By Carly Midgley
From the moment you cross the threshold of Dana’s Goldsmithing in Port Perry, Ont., the store is a hub of activity. Customers browse sparkling 360-degree display cases while staff flit from counter to consult table to upstairs office in a routine that seems smooth and practiced. The store is such a fast-running, well-oiled machine, you might be surprised to learn it’s a newly transformed space.
“I started thinking about renovating last summer,” says owner Dana Smith. “We celebrated the store’s 25th anniversary in July, and I think it started right then.
I thought: who do we want to be?”
A new look
Completed in May, the store’s renovation brought with it a slew of modernization efforts and new technologies. Dana’s Goldsmithing is now home to a 3D printer and laser welder, as well as two custom consult stations. The second-floor office and design space is another new addition, as is a glass wall at the back of the shop giving visitors a view of the jewellers’ benches and working areas.
Designed by Lisa Weisgerber of WEIS WERK, the new concept was partly inspired by a visit to Seattle’s Green Lake Jewelry Works, where owner Jim Tuttle has focused almost entirely on custom design, moving away from the traditional jewellery store model.
“I also wanted to promote our onsite custom work, but to do it in a really refined way,” says Smith.
She adds a major priority in the revamp was making those who shop at Dana’s Goldsmithing more comfortable and relaxed, and those who work there more engaged and connected.
“We wanted to have a casual feel—less pretentious, less of a jewellery store look,” she says. “We wanted more ability for personal interaction.”
The nontraditional display case layout is one way the team achieves this open, connected air.
“Before, our counters were in between the customer and staff, but now, people can walk anywhere and look at any case,” she says. “There’s nowhere they can’t go. There’s nothing restricting them, so it’s more personal.”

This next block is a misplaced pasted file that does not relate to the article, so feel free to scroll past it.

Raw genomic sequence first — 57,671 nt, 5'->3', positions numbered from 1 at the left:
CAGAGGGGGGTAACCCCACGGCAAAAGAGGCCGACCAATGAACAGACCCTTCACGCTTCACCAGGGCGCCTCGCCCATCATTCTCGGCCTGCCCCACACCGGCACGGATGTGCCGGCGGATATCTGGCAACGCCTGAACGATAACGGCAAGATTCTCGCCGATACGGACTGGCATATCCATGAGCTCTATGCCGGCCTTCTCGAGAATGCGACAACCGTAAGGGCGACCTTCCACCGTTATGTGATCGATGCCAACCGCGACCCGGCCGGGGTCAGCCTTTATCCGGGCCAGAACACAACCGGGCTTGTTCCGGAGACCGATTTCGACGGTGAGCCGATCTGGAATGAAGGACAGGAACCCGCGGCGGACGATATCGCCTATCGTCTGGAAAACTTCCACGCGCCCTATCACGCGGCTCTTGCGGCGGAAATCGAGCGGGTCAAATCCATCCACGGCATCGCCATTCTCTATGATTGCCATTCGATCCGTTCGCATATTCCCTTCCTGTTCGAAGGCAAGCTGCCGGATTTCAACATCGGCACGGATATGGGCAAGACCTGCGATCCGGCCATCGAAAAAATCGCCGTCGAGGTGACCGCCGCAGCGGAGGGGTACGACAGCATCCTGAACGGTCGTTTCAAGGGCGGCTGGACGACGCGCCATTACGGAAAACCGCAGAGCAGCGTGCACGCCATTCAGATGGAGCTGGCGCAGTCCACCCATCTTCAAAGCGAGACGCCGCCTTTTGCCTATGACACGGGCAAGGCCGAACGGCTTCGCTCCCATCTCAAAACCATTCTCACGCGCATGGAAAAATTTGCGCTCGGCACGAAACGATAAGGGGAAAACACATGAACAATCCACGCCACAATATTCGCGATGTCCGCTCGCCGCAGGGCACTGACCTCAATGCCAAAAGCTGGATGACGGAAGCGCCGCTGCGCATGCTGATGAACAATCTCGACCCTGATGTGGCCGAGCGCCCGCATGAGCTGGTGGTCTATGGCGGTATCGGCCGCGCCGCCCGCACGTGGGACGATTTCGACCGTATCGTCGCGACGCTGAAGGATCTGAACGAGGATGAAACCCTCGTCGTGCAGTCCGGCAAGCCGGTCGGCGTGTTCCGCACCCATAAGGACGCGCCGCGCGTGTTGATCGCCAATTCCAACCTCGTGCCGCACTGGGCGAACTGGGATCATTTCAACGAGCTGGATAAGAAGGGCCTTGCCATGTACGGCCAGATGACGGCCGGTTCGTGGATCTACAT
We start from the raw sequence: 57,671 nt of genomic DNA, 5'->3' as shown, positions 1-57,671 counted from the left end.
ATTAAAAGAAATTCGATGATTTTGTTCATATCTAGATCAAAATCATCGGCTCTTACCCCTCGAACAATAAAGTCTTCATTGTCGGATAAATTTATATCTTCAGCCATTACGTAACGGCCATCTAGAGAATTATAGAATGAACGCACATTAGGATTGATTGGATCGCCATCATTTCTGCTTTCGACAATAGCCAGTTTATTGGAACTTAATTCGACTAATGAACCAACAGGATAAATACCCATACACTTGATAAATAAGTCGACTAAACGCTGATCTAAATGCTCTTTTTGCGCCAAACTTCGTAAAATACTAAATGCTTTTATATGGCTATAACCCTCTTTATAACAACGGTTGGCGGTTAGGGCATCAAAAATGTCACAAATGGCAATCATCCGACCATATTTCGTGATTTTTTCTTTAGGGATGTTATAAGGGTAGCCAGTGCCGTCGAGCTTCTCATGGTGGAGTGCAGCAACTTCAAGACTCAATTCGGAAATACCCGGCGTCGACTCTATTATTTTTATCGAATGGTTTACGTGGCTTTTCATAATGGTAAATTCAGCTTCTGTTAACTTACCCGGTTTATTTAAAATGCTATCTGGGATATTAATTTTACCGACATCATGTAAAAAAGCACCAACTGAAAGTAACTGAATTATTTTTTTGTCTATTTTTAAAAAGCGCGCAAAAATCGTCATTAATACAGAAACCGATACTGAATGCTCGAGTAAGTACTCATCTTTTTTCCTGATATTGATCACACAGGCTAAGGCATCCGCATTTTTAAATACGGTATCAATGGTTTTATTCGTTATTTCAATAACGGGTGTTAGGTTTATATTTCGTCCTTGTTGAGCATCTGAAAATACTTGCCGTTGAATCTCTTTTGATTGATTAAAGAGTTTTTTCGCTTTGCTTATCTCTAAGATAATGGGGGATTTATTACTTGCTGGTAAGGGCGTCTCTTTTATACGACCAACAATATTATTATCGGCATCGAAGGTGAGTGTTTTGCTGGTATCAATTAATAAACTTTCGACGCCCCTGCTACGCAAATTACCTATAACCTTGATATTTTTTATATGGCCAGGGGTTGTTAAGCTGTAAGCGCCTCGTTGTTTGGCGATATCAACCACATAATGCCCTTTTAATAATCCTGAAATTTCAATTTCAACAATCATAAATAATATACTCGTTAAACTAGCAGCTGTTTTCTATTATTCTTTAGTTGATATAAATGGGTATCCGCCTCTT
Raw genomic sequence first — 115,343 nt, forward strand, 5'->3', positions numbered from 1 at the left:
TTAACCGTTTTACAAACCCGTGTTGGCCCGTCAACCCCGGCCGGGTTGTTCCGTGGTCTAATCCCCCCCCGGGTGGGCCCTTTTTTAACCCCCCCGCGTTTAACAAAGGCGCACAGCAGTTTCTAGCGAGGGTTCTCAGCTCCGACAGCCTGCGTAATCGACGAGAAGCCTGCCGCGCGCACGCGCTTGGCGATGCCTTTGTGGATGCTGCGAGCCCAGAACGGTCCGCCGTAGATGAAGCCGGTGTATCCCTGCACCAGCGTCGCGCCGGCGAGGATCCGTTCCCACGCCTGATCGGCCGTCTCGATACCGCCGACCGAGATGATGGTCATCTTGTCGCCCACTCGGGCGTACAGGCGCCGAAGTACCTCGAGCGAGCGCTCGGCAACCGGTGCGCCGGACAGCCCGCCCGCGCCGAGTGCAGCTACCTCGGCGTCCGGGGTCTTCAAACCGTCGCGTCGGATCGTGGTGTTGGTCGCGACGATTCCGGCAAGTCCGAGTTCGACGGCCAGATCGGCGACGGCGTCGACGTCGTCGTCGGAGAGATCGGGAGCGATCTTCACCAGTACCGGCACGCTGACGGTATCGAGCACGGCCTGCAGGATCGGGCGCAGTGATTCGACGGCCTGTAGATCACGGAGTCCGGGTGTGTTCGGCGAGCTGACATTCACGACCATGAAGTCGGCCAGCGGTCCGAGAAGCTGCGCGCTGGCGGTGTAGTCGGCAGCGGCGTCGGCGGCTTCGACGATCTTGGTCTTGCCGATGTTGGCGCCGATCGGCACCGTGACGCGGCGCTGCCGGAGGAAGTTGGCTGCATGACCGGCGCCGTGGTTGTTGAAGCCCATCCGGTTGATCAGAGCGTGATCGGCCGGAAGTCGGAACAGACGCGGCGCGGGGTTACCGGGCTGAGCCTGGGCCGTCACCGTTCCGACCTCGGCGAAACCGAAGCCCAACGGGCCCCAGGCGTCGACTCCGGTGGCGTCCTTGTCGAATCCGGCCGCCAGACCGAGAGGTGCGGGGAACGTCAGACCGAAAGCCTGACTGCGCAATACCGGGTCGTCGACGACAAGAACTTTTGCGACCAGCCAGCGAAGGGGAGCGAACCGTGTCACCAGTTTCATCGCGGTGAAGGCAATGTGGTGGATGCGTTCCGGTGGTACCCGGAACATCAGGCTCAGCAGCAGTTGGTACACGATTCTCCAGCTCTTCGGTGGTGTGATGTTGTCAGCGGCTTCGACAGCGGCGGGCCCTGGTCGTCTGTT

To ensure this welcoming atmosphere didn’t stop with the physical space, Smith dovetailed the renovation with changes to branding and store policies. These policy revisions were all made with the store’s tagline, “We make it personal,” in mind.
“If a policy didn’t make things personal, it didn’t make the cut,” she says.
Smith and her team are also making a redoubled effort to embrace the tools of the digital age, adding flatscreens on custom stations, working with iPads throughout the store, and using apps for communication between staff.
“From how we market our products on social media to how we communicate with customers or team members, technology has completely changed how we do business,” she says.
In other words, Smith believes bumping up the focus on technology was a necessary step to thriving in the modern world.
“With technology, I can make pieces for customers anywhere. There are 10,000 people in Port Perry, but technology allows us almost unlimited reach,” says Smith. “I can Skype a consult. I can e-mail each detail about a design to a customer anywhere, instantly. That can eliminate the need to come to the store, although I think those that do are in for a treat!”
Spreading the love
So what inspires the proprietor of a 25-year-old jewellery business to make such drastic changes? For Smith, it comes down to people—not just customers, but also family.